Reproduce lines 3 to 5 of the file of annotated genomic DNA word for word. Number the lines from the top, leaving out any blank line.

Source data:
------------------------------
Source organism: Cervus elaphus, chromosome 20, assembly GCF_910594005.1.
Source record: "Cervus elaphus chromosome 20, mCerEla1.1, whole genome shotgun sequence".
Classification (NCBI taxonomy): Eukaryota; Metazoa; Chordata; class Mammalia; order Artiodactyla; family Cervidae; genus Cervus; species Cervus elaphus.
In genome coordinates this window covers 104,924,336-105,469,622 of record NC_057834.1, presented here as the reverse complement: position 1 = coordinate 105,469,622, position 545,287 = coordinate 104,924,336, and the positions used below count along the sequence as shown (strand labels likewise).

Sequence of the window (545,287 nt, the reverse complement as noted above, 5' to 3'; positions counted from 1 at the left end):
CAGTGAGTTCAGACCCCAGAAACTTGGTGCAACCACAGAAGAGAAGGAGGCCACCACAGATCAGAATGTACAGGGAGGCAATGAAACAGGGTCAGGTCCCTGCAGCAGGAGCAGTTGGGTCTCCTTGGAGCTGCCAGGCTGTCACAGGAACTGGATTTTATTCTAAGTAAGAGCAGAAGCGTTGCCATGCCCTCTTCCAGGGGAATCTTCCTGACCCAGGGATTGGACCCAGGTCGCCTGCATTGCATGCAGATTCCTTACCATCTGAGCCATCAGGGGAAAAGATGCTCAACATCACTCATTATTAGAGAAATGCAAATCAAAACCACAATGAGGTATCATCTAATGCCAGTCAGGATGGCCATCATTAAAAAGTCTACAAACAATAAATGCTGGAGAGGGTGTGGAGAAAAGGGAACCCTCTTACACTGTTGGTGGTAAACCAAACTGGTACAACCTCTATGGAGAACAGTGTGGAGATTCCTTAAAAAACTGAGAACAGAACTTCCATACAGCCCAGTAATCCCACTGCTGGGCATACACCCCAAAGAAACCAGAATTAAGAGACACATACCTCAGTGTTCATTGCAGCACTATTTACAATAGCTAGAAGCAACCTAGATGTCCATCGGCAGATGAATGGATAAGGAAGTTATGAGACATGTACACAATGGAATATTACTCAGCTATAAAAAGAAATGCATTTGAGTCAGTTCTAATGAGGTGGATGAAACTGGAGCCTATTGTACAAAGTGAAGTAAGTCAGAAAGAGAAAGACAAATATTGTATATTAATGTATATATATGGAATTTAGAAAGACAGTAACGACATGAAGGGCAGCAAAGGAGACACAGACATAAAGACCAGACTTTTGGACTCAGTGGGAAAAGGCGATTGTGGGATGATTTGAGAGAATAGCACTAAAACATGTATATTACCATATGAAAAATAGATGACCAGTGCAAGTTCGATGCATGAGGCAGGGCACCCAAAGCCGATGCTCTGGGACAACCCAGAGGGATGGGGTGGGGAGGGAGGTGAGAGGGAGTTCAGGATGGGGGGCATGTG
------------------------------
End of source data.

Classification (NCBI taxonomy): Eukaryota; Metazoa; Chordata; class Mammalia; order Artiodactyla; family Cervidae; genus Cervus; species Cervus elaphus.
In genome coordinates this window covers 104,924,336-105,469,622 of record NC_057834.1, presented here as the reverse complement: position 1 = coordinate 105,469,622, position 545,287 = coordinate 104,924,336, and the positions used below count along the sequence as shown (strand labels likewise).

Sequence of the window (545,287 nt, the reverse complement as noted above, 5' to 3'; positions counted from 1 at the left end):